There was a time when I used to buy flowers and hang them upside down for them to dry. I had a notion that I could have a small business making dried floral arrangements. This illusion did not last long.
These days I buy beautiful flowers and rush home to put them in water to keep them fresh. I take pains to prepare the water. I use a few drops of chlorine or a crushed baby aspirin in the water and I lovingly arrange the stems. I change out the water and try to make the flowers last as long as I can.
I realize that taking loving care of the flowers with preparing the water is a lot like raising children. We try to give them an environment where they will thrive and bloom and grow up to be strong and kind. We pay close attention to how we behave around them, except for when we don’t.
If we live in an environment where there is violence, be it emotional or verbal or physical, and we pretend that it does not affect our kids, we are deluding ourselves. This year on valentine day if you get flowers or buy them yourself, ask yourself if you care if they live or die.
If you don’t care then just throw them away.
If you do care, notice how much attention you give to them.
Our kids are our precious blossoms and they need nurturing and pretending that violence is not affecting them is lying to ourselves. Take a step back and access the situation and ask for help if you need it. It’s not easy to look at what’s really happening and making a few changes, but I guarantee you that it’s worth the time and effort.
Recently I had an experience that made me lose my ground. It shut down ALL my chakras.
I felt the air sucked out of me. I felt like I had NO physical self. I was but a swirl of energy. Someone asked, “What are you thinking?” I said, “I am only feeling.” They did not know what else to ask. I felt like the wet towel on the floor. This feeling used to be very familiar. I worked hard to learn new behaviors, and worked harder to cement those behaviors.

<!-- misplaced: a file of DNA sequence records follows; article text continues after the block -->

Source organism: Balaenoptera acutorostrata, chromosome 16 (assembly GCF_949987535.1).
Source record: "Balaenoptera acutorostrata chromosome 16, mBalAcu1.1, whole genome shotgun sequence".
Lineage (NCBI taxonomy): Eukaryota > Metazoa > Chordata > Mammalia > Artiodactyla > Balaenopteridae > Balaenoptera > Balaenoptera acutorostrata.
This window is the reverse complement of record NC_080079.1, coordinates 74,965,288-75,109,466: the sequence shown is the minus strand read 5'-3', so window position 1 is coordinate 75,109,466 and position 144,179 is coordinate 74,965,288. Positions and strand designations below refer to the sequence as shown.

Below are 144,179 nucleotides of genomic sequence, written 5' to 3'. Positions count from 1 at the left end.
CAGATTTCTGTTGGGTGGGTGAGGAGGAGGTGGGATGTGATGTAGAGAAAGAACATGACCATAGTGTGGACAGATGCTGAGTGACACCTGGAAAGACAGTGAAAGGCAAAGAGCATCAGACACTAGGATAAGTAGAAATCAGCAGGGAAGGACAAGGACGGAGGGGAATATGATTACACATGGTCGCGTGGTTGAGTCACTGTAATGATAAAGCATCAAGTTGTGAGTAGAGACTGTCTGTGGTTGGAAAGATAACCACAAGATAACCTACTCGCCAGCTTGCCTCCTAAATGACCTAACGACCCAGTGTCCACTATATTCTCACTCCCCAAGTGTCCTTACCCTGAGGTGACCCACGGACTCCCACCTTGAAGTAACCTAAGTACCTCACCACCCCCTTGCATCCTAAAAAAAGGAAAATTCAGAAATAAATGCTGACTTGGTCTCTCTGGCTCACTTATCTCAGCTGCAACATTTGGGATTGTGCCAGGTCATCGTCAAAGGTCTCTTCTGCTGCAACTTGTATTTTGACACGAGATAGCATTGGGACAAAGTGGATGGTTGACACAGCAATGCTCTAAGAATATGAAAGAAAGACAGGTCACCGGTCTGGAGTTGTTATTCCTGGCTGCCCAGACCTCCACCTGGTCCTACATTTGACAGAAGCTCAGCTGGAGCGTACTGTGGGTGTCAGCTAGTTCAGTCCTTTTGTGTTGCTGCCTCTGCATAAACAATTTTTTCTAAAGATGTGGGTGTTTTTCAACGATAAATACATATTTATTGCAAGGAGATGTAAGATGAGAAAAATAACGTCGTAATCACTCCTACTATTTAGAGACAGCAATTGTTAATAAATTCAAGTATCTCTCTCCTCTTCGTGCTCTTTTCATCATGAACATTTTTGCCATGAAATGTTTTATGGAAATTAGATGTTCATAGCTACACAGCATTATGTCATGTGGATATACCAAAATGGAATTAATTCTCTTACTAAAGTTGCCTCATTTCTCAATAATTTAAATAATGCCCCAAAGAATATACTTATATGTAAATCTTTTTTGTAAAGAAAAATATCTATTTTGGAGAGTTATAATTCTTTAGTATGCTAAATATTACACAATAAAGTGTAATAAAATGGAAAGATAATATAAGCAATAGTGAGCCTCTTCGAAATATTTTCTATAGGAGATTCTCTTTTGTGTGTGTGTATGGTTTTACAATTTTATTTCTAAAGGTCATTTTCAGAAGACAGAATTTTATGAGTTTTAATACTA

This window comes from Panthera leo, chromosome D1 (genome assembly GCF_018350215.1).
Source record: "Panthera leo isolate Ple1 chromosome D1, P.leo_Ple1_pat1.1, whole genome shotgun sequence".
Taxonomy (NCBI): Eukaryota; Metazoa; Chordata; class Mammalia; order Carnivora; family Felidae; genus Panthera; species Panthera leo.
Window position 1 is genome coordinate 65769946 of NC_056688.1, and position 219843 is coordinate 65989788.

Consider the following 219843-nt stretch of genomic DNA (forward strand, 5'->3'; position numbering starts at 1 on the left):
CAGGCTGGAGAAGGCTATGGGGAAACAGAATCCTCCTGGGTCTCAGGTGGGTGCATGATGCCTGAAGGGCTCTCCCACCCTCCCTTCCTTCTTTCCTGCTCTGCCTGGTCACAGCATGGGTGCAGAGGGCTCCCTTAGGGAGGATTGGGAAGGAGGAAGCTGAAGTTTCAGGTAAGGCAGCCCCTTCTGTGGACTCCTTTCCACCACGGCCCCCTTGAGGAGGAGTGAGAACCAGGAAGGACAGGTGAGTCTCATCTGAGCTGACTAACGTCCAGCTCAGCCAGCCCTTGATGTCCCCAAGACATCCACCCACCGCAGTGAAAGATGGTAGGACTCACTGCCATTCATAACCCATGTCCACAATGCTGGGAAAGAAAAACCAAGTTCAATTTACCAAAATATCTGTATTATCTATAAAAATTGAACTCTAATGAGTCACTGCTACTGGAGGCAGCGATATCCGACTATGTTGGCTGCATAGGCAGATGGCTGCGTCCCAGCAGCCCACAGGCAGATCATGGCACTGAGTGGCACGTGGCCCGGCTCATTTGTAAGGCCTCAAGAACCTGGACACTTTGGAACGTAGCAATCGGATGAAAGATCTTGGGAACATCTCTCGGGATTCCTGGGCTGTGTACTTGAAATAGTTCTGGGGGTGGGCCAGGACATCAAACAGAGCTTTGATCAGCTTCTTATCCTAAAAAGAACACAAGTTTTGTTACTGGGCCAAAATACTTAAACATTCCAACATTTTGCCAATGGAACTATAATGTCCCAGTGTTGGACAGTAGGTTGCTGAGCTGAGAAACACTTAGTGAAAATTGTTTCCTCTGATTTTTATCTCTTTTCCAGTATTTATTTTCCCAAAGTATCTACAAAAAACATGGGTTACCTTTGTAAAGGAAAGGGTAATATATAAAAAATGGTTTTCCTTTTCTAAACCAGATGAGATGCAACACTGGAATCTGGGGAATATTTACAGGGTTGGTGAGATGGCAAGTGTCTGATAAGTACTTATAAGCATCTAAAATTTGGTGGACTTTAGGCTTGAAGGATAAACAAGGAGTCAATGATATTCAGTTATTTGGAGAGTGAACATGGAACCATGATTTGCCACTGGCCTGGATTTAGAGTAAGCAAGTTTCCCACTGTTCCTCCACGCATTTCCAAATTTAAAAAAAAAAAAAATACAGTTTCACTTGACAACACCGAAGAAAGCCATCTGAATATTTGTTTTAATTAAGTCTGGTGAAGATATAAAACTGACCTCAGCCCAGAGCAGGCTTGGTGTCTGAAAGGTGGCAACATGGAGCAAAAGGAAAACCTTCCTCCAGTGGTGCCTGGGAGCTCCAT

Here is what I wished someone had said …. “Indrani, can you hear me? Shake your head if you can.” (I had no language. I only had preverbal behaviors like crying and flailing). I would have shook my head.
Then I wished they would have said … “Can you feel your toes, feet, legs, hips, belly, chest, arms, head?” In other words, I wished they had done the body scan on me since my brain was off line, and I could not have thought of this tool myself.
Then I wished they had said …. “Indrani, breathe with me. Look at me. Hold my hands.” I wished they had grounded me. But they did not. They did not know how.
So I collapsed in a heap on the floor.
My spine crumbled life a crushed egg.
I could not hold my weight.
The sonic boom I was not expecting, happened. The energy demolished me. It took me many days to recover from the daze.
Now I know. Now I understand that old behaviors that were not useful then are still not useful now.
Now I know. I will hold on to this knowledge.
Do you have someone to help you with energy surges? I hope you do. It will save your life.
My I phone was working well one minute and the next minute it was not working well.
Being the kind of self-blaming person that I am, I immediately assumed that I was doing something wrong. The phone was still making and receiving calls and I could still text and email and I could do an Internet search but when I clicked on a link, the phone would freeze. I recognized the “freezing,” but could not fathom what was going on. I assumed that I was at fault and all of a sudden I had forgotten how to use hyperlinks.